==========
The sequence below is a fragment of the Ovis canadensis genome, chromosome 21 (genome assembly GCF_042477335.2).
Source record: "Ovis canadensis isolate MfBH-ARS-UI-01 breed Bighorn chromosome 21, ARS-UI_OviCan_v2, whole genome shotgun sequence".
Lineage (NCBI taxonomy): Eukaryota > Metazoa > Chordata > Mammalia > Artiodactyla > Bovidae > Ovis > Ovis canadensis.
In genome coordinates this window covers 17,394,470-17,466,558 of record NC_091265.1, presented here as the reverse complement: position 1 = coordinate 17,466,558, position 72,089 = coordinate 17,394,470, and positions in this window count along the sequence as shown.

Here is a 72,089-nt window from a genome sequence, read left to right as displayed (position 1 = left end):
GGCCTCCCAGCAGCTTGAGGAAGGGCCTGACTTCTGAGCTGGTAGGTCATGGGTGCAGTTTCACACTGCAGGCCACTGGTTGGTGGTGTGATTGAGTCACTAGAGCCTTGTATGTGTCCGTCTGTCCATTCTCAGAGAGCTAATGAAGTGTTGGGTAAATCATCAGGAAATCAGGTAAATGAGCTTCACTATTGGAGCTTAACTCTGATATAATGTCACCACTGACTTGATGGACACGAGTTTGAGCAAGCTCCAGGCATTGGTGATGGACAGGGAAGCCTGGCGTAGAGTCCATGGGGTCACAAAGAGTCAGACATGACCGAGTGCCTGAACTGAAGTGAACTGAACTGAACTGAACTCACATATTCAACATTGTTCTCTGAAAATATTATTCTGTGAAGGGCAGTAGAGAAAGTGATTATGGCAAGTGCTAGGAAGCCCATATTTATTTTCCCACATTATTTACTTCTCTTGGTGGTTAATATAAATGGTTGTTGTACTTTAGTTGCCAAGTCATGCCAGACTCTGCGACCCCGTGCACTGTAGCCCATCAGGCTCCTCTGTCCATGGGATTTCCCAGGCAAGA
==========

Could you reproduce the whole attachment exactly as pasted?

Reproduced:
The sequence below is a fragment of the Ovis canadensis genome, chromosome 21 (genome assembly GCF_042477335.2).
Source record: "Ovis canadensis isolate MfBH-ARS-UI-01 breed Bighorn chromosome 21, ARS-UI_OviCan_v2, whole genome shotgun sequence".
Lineage (NCBI taxonomy): Eukaryota > Metazoa > Chordata > Mammalia > Artiodactyla > Bovidae > Ovis > Ovis canadensis.
In genome coordinates this window covers 17,394,470-17,466,558 of record NC_091265.1, presented here as the reverse complement: position 1 = coordinate 17,466,558, position 72,089 = coordinate 17,394,470, and positions in this window count along the sequence as shown.

Here is a 72,089-nt window from a genome sequence, read left to right as displayed (position 1 = left end):
GGCCTCCCAGCAGCTTGAGGAAGGGCCTGACTTCTGAGCTGGTAGGTCATGGGTGCAGTTTCACACTGCAGGCCACTGGTTGGTGGTGTGATTGAGTCACTAGAGCCTTGTATGTGTCCGTCTGTCCATTCTCAGAGAGCTAATGAAGTGTTGGGTAAATCATCAGGAAATCAGGTAAATGAGCTTCACTATTGGAGCTTAACTCTGATATAATGTCACCACTGACTTGATGGACACGAGTTTGAGCAAGCTCCAGGCATTGGTGATGGACAGGGAAGCCTGGCGTAGAGTCCATGGGGTCACAAAGAGTCAGACATGACCGAGTGCCTGAACTGAAGTGAACTGAACTGAACTGAACTCACATATTCAACATTGTTCTCTGAAAATATTATTCTGTGAAGGGCAGTAGAGAAAGTGATTATGGCAAGTGCTAGGAAGCCCATATTTATTTTCCCACATTATTTACTTCTCTTGGTGGTTAATATAAATGGTTGTTGTACTTTAGTTGCCAAGTCATGCCAGACTCTGCGACCCCGTGCACTGTAGCCCATCAGGCTCCTCTGTCCATGGGATTTCCCAGGCAAGA